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Initial review of Elmwood condo project: Positive, with a caveat

When developers proposed a seven-story, 120-room hotel on Elmwood Avenue, residents on nearby Granger Place were so upset they filed a lawsuit to try to stop the project.

The project was too big, too massive, they said.

This past week, a new plan was presented for the same footprint that extends down Elmwood from Pano’s restaurant to Forest Avenue. This proposal is also big – five stories, 57 condominum units along with a few storefronts.

But this new project is drawing high marks from Granger Place neighors, after learning details for the first time from Mark Chason, the developer, and Steve Carmina, the architect.

The mood among Granger Place residents was “quite positive,” resident Daniel Hess said, noting that wasn’t the case when the previous project was discussed.

“I think the project brings some needed density, and that density is then going to create demand for more and better shops and services on Elmwood,” Hess said.

“It seemed to me that they addressed a lot of the issues that people had with the previous design,” resident Tom Palamuso said. “I was very, very pleased. There is a real feeling of authenticity to the building without being a copycat of a previous era, while showing respect for previous types of architecture.”

Some – including former plaintiffs and their attorney – still felt the scale was disproportionately large for Elmwood Village.

“It’s a big improvement from what they had proposed several years ago. The setbacks are nice for sure, it’s a nice building and it’s condos and not a hotel,” said Susan Davis, who was part of an unsuccessful lawsuit that went to court to prevent Chason Affinity’s earlier proposal.

“But it’s still just massive, and it doesn’t fit with the neighborhood at all. There are parts of Delaware Avenue where it would fit nicely.”

Art Giacalone, the attorney in the lawsuit, also said it was still too big.

“Obviously, it is a more aestheically pleasing building than the prior proposal,” Giacalone said. “However, it does not in any way comply with the fabric of the Elmwood Village. It’s too large and it’s too dense.”

The project still needs city approval, and if approved, construction could start in the spring of 2017 with completion 14 to 16 months later.

Building the brick and brownstone building – most of the residences are on the south end of the project, with the storefronts to the north – would require the demolition of nine houses on Elmwood, including some with stores, one house behind and two more on Forest Avenue.

Residents were shown artistic renderings suggesting that design elements and the use of setbacks would make the building appear as if it were two, three-story structures from ground level.

Still, the sheer size was a sticking point for Evelyn Bencinich, as it’s likely to be for many other Granger Place residents in a district characterized by two- to three-story houses with storefronts.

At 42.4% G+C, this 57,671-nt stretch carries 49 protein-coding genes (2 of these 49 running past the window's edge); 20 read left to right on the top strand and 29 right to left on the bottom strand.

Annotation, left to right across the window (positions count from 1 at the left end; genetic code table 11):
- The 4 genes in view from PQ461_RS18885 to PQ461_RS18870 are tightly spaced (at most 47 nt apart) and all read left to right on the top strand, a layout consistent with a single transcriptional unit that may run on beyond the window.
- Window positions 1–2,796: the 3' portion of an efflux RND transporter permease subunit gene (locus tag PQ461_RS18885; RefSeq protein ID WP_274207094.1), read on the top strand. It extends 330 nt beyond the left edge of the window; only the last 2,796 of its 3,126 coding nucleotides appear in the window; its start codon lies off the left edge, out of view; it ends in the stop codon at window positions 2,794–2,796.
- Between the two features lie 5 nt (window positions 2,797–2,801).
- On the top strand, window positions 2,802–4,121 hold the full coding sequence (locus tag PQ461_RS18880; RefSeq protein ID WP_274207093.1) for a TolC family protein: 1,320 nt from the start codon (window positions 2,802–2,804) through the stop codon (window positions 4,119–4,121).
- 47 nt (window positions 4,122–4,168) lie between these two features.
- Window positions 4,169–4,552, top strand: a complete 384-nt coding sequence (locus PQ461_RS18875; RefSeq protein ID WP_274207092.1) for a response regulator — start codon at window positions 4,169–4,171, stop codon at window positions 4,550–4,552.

“I’m not crazy about the massiveness of it. It just doesn’t fit to me, but we already lost in court,” said Bencinich, who was one of the plaintiffs.

Bencinich said she preferred condos to a hotel. She was also concerned about the disruption the new project would cause.

“I’m certainly not looking forward to a year of construction and the demolition of these houses,” Bencinich said.

Karen Okoniewski, also of Granger Place, said there was much to like about the project.

“It is so much better than the previous designs,” she said, mentioning the mansard roof and materials that include brick.

“I feel they very much listened to the community,” Okoniewski said. “They scaled it down and they stepped the building back. They even showed shadowing studies in the spring, winter and summer.”

Another thing Okoniewski and neighbor Luli Smith liked was a trash compactor system that eliminates the need for dumpsters.

“I get woken up in the morning by Pano’s at 7 in the morning.” Okoniewski said.

Smith said many of the features appealed to her, including stormwater retention and the green spaces amd staircases along Elmwood “like they have in Brooklyn.”

Smith also said getting rid of the nine houses on Elmwood was addition by subtraction.

“Those buildings are junky,” Smith said. “I think they’ve looked like hell as long as I’ve lived here, and I’ve lived here 30 years.”

She didn’t like the corner of the building at Forest. “It looked like a medical facility,” she said.

Jeff Birtch, a principal with Chason Affinity, said the comments received about the corner confirmed their own concerns. He said changes would be made before a planned July 11 public meeting at Buffalo Seminary.

Birtch said the company was encouraged by the Granger Place residents’ response to the project.

Alex Bitterman praised the work of the architecture firm Carmina Wood Morris. He said that development and others in Elmwood Village in various stages of planning would bring “significant investment, vitality and density” to the area.

“The fact that the proposed development needs only a small number of insignificant variances is testiment to its smart, responsible and solid design,” Bitterman said.

Birtch has said the developer would seek three variances from the city’s zoning board for the project.

But Giacalone said the project’s size and scale is bigger than what the successor to the city’s zoning code, now in draft form, currently allows.

“This project doesn’t comply with the draft Green Code,” Giacalone said. “It says the frontage of a building should not exceed 125 feet. That is important in keeping down the scale of buildings and discourages doing what Chason Affinity did, which is to buy up and then demolish a dozen buildings.”